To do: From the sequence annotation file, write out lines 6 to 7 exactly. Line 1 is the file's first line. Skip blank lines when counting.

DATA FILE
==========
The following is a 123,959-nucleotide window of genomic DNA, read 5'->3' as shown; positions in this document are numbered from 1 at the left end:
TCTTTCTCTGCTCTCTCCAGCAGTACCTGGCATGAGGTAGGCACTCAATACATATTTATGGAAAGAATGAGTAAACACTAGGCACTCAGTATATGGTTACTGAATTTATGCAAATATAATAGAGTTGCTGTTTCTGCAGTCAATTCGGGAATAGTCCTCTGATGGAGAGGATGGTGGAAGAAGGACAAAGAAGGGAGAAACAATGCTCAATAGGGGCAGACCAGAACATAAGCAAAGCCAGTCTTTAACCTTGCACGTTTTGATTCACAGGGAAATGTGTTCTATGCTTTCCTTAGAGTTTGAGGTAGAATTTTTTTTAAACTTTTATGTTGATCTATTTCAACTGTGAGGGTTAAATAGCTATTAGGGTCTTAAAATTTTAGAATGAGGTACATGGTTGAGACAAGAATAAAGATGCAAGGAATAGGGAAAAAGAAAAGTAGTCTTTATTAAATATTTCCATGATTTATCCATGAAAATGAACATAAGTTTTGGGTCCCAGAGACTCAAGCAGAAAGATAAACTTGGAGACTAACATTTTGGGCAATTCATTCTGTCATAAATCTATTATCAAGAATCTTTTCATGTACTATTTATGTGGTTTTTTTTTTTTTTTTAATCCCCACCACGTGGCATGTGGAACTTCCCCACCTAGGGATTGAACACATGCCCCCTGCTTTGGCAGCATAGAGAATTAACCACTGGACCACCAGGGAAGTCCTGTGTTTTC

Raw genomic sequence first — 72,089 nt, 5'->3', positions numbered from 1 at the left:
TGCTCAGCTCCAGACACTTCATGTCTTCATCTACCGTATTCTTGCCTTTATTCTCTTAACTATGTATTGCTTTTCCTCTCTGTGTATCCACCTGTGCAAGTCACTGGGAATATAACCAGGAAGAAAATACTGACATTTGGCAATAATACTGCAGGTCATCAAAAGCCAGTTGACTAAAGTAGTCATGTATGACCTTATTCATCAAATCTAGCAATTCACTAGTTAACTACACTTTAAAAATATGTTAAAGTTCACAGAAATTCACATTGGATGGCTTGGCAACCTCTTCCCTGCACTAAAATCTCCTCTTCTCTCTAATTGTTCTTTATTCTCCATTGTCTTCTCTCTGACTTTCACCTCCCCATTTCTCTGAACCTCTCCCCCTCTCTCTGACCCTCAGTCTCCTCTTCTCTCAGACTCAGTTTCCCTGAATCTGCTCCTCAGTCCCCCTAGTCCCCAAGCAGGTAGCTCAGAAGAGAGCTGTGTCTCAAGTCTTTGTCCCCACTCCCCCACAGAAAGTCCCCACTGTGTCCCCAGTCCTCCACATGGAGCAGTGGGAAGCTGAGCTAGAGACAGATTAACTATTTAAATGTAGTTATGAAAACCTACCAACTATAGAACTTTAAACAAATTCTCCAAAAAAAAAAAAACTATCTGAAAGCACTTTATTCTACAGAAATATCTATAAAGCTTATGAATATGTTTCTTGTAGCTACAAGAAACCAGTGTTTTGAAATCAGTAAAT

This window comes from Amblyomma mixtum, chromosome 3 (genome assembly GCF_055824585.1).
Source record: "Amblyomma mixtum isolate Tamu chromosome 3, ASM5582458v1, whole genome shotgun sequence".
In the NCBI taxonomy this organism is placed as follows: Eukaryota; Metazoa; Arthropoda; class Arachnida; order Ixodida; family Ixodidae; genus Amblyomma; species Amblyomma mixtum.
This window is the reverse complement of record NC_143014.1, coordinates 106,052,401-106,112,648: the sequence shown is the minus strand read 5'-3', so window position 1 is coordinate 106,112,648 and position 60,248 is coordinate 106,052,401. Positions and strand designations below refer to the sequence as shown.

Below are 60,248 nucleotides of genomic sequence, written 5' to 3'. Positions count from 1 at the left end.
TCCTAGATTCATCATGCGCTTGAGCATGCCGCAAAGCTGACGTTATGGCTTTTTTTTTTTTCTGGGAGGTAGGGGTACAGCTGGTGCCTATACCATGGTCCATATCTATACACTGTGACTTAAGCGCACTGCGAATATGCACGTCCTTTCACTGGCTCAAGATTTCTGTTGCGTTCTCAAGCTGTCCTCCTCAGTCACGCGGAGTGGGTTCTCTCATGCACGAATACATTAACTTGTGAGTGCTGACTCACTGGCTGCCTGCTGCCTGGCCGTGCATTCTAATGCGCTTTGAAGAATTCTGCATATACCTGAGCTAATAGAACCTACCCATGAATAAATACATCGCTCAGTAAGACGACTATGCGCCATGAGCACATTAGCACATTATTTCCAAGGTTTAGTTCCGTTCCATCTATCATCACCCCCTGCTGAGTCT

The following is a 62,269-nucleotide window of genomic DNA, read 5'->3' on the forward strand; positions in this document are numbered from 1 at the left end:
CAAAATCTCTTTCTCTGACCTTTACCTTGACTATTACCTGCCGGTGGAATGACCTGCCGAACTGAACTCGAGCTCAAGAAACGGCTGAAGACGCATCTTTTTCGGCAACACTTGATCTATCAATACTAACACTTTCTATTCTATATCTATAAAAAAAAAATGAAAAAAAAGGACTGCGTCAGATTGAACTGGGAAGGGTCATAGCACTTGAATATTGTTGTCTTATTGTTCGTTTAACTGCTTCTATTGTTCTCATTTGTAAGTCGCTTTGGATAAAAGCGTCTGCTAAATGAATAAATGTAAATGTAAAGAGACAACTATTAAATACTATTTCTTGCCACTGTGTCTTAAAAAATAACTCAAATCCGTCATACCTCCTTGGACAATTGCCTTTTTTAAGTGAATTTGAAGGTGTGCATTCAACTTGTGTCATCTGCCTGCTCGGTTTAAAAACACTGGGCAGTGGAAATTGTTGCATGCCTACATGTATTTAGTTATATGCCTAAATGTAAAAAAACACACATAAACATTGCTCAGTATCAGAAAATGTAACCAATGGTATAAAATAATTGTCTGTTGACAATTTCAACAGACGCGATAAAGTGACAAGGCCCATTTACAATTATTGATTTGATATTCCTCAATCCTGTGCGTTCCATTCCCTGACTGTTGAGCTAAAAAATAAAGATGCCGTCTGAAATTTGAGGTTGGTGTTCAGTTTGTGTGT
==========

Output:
Source record: "Amblyomma mixtum isolate Tamu chromosome 3, ASM5582458v1, whole genome shotgun sequence".
In the NCBI taxonomy this organism is placed as follows: Eukaryota; Metazoa; Arthropoda; class Arachnida; order Ixodida; family Ixodidae; genus Amblyomma; species Amblyomma mixtum.